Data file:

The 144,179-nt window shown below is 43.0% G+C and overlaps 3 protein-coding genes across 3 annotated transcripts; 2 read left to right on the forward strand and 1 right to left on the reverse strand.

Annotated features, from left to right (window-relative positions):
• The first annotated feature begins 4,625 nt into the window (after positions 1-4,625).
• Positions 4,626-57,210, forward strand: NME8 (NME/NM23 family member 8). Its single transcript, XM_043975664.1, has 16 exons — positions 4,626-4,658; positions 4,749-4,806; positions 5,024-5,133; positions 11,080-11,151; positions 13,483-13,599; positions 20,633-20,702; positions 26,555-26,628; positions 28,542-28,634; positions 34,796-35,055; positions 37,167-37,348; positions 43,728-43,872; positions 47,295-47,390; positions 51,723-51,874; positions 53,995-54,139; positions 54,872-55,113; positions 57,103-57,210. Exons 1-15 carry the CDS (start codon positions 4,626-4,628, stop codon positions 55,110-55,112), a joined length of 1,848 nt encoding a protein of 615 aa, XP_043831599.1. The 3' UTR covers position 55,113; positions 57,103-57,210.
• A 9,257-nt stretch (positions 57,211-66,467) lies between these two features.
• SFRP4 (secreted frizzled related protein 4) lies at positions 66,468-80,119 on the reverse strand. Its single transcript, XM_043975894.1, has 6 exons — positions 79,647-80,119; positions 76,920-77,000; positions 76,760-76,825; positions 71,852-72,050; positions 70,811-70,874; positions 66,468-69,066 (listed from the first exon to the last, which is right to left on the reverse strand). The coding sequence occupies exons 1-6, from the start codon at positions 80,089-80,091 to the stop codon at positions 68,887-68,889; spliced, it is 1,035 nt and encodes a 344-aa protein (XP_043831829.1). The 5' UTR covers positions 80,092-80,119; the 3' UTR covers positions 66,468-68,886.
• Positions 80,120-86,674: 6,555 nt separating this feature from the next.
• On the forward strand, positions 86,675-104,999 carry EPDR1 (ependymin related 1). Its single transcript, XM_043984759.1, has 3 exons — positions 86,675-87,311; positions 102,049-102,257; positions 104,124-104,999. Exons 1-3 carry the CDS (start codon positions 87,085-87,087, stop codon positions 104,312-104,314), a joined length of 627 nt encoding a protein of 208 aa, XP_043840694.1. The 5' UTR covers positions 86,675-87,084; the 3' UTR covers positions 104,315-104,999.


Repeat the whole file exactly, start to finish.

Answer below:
The 144,179-nt window shown below is 43.0% G+C and overlaps 3 protein-coding genes across 3 annotated transcripts; 2 read left to right on the forward strand and 1 right to left on the reverse strand.

Annotated features, from left to right (window-relative positions):
• The first annotated feature begins 4,625 nt into the window (after positions 1-4,625).
• Positions 4,626-57,210, forward strand: NME8 (NME/NM23 family member 8). Its single transcript, XM_043975664.1, has 16 exons — positions 4,626-4,658; positions 4,749-4,806; positions 5,024-5,133; positions 11,080-11,151; positions 13,483-13,599; positions 20,633-20,702; positions 26,555-26,628; positions 28,542-28,634; positions 34,796-35,055; positions 37,167-37,348; positions 43,728-43,872; positions 47,295-47,390; positions 51,723-51,874; positions 53,995-54,139; positions 54,872-55,113; positions 57,103-57,210. Exons 1-15 carry the CDS (start codon positions 4,626-4,628, stop codon positions 55,110-55,112), a joined length of 1,848 nt encoding a protein of 615 aa, XP_043831599.1. The 3' UTR covers position 55,113; positions 57,103-57,210.
• A 9,257-nt stretch (positions 57,211-66,467) lies between these two features.
• SFRP4 (secreted frizzled related protein 4) lies at positions 66,468-80,119 on the reverse strand. Its single transcript, XM_043975894.1, has 6 exons — positions 79,647-80,119; positions 76,920-77,000; positions 76,760-76,825; positions 71,852-72,050; positions 70,811-70,874; positions 66,468-69,066 (listed from the first exon to the last, which is right to left on the reverse strand). The coding sequence occupies exons 1-6, from the start codon at positions 80,089-80,091 to the stop codon at positions 68,887-68,889; spliced, it is 1,035 nt and encodes a 344-aa protein (XP_043831829.1). The 5' UTR covers positions 80,092-80,119; the 3' UTR covers positions 66,468-68,886.
• Positions 80,120-86,674: 6,555 nt separating this feature from the next.
• On the forward strand, positions 86,675-104,999 carry EPDR1 (ependymin related 1). Its single transcript, XM_043984759.1, has 3 exons — positions 86,675-87,311; positions 102,049-102,257; positions 104,124-104,999. Exons 1-3 carry the CDS (start codon positions 87,085-87,087, stop codon positions 104,312-104,314), a joined length of 627 nt encoding a protein of 208 aa, XP_043840694.1. The 5' UTR covers positions 86,675-87,084; the 3' UTR covers positions 104,315-104,999.